Top | my kitchen
(post, Kim Carlson)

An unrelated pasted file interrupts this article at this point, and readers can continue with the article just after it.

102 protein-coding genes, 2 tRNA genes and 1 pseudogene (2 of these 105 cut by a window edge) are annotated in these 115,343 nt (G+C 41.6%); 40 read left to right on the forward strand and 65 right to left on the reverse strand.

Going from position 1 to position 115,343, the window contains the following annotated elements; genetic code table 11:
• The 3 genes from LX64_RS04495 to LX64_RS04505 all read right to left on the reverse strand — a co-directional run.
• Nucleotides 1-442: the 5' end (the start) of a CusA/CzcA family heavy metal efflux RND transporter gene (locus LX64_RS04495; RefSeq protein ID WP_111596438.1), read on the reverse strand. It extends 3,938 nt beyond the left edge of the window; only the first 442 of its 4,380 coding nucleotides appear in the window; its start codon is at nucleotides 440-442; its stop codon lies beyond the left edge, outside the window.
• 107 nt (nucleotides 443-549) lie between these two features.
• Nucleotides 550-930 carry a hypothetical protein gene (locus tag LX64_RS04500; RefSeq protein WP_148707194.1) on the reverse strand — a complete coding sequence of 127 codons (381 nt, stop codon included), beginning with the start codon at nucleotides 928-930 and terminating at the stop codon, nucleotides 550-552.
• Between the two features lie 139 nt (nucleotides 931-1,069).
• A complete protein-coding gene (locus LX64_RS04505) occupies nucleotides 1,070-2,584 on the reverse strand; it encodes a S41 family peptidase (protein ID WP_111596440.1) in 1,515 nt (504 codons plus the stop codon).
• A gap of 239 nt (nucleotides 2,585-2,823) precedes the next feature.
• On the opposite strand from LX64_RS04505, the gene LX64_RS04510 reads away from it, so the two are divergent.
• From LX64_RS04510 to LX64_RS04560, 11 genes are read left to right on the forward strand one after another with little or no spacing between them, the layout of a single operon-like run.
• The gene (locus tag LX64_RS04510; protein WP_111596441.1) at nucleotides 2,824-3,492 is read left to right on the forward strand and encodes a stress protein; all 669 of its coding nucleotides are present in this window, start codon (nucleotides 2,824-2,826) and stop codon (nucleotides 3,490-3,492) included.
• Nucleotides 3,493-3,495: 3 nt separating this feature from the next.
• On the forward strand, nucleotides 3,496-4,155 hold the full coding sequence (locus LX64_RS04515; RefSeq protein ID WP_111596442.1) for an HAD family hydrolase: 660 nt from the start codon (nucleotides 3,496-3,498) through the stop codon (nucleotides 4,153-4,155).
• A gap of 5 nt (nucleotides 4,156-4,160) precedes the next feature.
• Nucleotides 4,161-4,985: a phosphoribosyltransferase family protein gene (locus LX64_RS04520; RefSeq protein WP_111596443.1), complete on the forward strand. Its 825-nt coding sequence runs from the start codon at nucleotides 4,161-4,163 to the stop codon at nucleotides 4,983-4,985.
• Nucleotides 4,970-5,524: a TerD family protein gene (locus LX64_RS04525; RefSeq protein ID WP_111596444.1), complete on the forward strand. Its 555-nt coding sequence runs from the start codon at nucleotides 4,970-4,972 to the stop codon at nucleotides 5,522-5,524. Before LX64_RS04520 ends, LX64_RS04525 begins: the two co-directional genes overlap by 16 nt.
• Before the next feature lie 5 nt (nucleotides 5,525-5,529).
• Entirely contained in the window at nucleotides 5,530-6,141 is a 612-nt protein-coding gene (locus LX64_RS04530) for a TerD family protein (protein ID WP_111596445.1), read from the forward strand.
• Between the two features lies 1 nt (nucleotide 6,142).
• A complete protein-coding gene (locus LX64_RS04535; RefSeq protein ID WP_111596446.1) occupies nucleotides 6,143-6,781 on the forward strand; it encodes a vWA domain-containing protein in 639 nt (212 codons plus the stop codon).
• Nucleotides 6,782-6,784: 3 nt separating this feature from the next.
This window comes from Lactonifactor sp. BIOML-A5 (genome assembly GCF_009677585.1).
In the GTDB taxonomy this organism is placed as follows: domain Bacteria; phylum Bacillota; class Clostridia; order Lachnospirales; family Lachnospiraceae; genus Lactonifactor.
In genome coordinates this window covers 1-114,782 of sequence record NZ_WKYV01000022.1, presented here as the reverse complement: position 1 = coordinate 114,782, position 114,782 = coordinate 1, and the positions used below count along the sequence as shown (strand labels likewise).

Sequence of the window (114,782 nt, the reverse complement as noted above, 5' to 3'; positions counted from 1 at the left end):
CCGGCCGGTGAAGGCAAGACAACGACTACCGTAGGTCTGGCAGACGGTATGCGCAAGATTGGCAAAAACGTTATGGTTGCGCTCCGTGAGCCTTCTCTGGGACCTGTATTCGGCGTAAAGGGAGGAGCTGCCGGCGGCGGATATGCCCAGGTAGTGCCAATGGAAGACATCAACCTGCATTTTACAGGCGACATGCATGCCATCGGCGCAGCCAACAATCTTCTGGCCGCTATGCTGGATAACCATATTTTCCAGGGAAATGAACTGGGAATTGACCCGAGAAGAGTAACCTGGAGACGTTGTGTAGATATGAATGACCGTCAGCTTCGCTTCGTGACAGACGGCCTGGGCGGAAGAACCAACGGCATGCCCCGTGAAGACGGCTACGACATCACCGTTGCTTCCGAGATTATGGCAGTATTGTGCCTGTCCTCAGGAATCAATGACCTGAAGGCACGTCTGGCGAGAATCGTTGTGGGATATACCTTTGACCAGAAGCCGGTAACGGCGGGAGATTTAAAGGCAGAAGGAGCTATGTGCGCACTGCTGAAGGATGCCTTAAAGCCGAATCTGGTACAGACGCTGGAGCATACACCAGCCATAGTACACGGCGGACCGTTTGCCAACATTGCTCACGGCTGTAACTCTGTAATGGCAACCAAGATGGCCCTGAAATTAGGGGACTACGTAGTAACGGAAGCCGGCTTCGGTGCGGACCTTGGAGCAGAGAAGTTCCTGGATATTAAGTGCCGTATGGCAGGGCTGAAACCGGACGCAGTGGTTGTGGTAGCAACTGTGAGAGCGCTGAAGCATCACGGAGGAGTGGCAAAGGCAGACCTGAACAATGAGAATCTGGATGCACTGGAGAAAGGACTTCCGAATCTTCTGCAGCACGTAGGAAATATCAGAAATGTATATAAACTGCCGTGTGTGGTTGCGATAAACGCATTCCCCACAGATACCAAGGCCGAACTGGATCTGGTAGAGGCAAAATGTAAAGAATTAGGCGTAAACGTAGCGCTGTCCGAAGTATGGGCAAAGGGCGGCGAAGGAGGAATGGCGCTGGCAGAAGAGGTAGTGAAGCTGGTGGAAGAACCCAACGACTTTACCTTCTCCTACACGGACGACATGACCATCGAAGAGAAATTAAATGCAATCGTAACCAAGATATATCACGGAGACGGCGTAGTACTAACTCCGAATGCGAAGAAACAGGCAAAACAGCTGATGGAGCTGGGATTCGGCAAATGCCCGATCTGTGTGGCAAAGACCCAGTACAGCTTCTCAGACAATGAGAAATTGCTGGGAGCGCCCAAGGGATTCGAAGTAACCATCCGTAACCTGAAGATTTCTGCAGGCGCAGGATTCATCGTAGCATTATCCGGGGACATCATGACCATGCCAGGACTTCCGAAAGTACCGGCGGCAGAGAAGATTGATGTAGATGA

In case you missed my latest missive, here it is: Elitism in food is a topic that never seems to run out of steam. Here on Culinate, Richard Morris has written about his uncomfortable resolve to [/articles/firstperson/Snob+appeal?utmsource=NL20090114&utmmedium=email&utmcontent=Snob%2BAppeal&utmcampaign=Food%2BElitism "question the origin of the food he eats"] at a friend's picnic. And managing editor Caroline Cummins has declared that [/articles/opinion/conveniencefoods?utmsource=NL20090114&utmmedium=email&utmcontent=Convenience%2BFoods&utmcampaign=Food%2BElitism "cooking for yourself isn't elitist"] — despite the widespread belief that it is, especially if you enjoy doing it. Last week, when Mark Bittman wrote in his New York Times column about what's in — and what's out — of his New Year's pantry, he was labeled by many readers as elitist for some of his choices. This week, in her most recent post on the Dinner Guest blog, Sarah Gilbert grapples with her [/mix/dinnerguest/moreorless?utmsource=NL20090114&utmmedium=email&utmcontent=Food%2BBoxes&utmcampaign=Food%2BElitism "ambivalence about the holiday food boxes"] delivered to Army Reservist families — including hers. She felt warmed by the generosity, but conflicted over the boxes of sugary cereal and dehydrated stuffing. Is Sarah an elitist? We don't think so. She's just trying to eat real food — which we believe everyone,_ not just "elites," should be eating.